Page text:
Conditional Love?

A reoccurring thought keeps coming to my consciousness, do we love people the way Christ taught? Do we love people like God does? I fear we don’t.

If we look objectively at our local church out reach and our global mission out reach I believe we will find the following to be true.

We tend to love only those we think we can add to our particular brand of Christianity, and get credit for doing so.

Quite an indictment huh? Is it fair? I believe so. Please notice I said “we”, I must include myself to my shame.

What do we do as a Christian community to feed the hungry, with no strings attached? In the context of the churches of Christ, why is it true that our benevolence is mostly received by other church of Christ people? (The same is true of other church groups)

Even some of our evangelistic efforts are done under the guise of wanting to “help” the people. The truth is we wouldn’t give them a second look if we knew we had no chance of eventually baptising them.

I think what Jesus had in mind, even the radical idea of loving our enemies, was to put our love in shoe leather with no hidden agenda. 

I recently got an object lesson in how to love from a group of Catholic high school boys from Manhattan, NY. The Xavier school, of Jesuit Catholics, were on their third trip to Bayou La Batre to help a small group of church of Christ people reach out to their community. There were about twenty boys with three teachers and an administrator. Each had raised his own support for the trip and they each paid $30 per day to the Hemley Rd church for food and lodging, such as it is. (No heat or air conditioning). And, they provided the money for building materials and brought a contractor with them on loan from Habitat for Humanity. They worked very hard for a week repairing homes.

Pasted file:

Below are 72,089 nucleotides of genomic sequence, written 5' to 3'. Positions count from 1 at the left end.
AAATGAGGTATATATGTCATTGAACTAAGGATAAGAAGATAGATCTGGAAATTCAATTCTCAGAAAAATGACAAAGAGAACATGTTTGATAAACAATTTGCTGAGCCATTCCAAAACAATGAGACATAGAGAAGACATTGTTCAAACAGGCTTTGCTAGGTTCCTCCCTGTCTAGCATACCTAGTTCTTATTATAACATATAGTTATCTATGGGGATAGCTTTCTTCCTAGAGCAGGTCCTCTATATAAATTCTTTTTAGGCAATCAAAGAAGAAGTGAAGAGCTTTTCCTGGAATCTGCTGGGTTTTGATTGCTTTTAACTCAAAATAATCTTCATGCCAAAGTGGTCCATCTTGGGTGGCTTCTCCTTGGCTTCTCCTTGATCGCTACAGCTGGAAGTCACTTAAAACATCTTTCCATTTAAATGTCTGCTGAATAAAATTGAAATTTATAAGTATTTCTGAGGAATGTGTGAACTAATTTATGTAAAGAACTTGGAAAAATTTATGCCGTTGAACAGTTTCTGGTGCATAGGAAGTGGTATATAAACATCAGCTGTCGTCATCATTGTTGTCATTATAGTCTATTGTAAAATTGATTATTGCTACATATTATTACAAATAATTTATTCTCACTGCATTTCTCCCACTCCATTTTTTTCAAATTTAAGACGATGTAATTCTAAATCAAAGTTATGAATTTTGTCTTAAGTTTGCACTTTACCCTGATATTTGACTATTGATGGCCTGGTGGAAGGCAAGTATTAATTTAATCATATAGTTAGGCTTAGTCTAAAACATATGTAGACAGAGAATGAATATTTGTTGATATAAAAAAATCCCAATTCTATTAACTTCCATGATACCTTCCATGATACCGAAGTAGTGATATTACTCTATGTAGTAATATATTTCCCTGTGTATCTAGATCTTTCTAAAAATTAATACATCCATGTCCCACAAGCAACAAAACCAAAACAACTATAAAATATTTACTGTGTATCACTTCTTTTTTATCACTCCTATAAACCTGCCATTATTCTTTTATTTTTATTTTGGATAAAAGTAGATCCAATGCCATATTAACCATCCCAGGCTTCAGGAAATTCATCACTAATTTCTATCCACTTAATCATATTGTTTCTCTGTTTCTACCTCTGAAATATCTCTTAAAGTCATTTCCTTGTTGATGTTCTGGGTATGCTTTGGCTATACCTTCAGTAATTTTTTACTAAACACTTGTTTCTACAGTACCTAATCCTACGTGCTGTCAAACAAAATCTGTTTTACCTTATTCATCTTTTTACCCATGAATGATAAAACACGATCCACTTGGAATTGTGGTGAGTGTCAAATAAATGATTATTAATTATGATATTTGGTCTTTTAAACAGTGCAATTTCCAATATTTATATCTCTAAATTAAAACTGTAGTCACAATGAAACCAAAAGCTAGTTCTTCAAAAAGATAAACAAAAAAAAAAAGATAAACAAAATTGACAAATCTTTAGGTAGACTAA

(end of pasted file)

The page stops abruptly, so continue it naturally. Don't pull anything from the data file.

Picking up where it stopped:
Some of these boys have been back on their own, at their own expense three or four times. Their only motive is to help the hurting, to love people like Jesus taught.

While I don’t agree with their theology, I fully agree with the way they love in Jesus stead as they understand his teachings.

There have been several other groups who are not church of Christ people, who have come and given themselves to the people of the Bayou in remarkable ways whose only apparent motive was to serve others.

Let’s see….when was the last time I volunteered my time to help a Catholic relief effort or even less threatening, when did I volunteer at a local soup kitchen or work on a house with Habitat for Humanity?

Perhaps I still have some “Crazy Love” paragraphs bouncing around in my brain after reading Francis Chan’s challenging book. Whatever the reason I am not too happy with the way I love others or the way my people do.

Conditional love? I don’t think so…


Christmas eve thoughts